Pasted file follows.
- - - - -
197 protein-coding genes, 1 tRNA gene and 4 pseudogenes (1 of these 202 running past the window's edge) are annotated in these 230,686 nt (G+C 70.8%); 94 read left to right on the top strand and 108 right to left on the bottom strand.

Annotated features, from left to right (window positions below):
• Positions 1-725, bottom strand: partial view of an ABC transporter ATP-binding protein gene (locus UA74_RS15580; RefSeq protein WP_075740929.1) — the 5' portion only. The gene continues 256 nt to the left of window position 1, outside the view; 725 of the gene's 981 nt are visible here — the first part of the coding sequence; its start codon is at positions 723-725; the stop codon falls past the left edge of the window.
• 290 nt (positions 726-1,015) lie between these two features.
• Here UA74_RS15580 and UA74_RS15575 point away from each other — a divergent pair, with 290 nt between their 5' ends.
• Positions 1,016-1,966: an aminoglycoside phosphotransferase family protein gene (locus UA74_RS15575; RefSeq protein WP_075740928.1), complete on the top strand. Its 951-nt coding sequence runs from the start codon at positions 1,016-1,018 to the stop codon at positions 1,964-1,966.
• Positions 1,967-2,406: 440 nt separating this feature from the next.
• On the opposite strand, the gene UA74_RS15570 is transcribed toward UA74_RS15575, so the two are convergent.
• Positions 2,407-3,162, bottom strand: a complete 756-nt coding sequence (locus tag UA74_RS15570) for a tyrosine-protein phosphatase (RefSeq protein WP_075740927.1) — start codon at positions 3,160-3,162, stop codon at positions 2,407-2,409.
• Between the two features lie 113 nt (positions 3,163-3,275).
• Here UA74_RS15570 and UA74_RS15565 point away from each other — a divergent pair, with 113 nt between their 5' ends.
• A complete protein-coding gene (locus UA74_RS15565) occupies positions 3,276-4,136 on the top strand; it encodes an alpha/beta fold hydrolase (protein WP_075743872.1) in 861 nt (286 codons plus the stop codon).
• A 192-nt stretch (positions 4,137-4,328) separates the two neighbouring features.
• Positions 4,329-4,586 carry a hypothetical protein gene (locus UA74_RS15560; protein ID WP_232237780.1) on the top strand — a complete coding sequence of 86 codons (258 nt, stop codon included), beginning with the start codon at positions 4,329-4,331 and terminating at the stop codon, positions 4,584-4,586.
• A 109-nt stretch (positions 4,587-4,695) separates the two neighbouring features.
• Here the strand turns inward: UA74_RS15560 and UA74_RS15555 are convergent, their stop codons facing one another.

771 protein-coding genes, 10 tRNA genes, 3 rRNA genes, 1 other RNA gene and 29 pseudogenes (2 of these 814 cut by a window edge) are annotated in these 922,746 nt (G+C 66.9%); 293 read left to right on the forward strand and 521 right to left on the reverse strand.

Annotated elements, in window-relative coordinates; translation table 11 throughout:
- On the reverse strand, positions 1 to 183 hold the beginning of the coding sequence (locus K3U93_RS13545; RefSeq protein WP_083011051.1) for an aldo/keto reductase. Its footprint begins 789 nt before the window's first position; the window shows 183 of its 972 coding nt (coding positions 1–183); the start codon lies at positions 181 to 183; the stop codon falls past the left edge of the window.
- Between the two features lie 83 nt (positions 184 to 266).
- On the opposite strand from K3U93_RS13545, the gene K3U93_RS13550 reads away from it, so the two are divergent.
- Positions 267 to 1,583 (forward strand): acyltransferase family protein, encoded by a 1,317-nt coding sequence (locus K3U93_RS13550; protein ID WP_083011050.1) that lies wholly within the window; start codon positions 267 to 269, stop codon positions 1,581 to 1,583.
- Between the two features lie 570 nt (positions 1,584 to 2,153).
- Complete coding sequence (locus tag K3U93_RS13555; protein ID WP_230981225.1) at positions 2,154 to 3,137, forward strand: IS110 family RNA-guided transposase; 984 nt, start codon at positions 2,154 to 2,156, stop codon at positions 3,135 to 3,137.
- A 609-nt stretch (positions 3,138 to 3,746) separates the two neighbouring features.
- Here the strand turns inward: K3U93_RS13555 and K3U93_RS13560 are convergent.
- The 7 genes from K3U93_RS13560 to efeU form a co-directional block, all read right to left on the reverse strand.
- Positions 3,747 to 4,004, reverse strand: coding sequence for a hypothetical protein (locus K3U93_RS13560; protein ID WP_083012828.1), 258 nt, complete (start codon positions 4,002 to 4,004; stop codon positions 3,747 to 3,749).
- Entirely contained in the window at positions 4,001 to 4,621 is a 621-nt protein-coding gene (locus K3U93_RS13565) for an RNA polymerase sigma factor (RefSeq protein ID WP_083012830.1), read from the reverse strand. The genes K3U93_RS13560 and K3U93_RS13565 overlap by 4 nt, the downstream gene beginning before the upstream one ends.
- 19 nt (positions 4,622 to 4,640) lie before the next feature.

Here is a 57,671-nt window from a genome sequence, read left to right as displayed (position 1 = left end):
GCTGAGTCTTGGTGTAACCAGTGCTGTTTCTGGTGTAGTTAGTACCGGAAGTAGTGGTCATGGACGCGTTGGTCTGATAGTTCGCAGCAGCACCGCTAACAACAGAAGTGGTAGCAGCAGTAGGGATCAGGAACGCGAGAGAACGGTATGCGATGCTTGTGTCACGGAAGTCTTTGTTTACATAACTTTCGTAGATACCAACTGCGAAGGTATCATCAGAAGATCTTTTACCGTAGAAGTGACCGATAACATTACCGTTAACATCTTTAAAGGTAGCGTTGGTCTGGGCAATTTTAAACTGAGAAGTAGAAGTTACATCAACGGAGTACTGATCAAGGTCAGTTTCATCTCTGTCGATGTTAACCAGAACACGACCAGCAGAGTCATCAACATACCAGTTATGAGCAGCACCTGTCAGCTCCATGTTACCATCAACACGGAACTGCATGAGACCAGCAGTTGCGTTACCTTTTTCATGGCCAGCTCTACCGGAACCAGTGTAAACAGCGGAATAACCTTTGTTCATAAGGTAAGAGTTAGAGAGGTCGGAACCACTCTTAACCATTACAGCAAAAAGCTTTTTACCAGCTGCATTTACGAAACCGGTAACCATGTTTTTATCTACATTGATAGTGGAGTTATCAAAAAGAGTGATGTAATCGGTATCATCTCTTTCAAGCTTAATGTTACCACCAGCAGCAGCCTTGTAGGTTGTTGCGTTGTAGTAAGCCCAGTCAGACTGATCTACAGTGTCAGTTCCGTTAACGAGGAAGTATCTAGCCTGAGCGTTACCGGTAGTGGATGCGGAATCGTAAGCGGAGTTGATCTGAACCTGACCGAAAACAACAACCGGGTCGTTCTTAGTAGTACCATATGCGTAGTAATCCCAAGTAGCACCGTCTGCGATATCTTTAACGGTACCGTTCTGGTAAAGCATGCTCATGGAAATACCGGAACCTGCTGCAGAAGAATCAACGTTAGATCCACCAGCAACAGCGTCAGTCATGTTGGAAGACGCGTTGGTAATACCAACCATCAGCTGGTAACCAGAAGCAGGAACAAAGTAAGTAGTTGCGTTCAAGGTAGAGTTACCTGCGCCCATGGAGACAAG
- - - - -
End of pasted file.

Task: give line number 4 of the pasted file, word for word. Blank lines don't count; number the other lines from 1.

• 290 nt (positions 726-1,015) lie between these two features.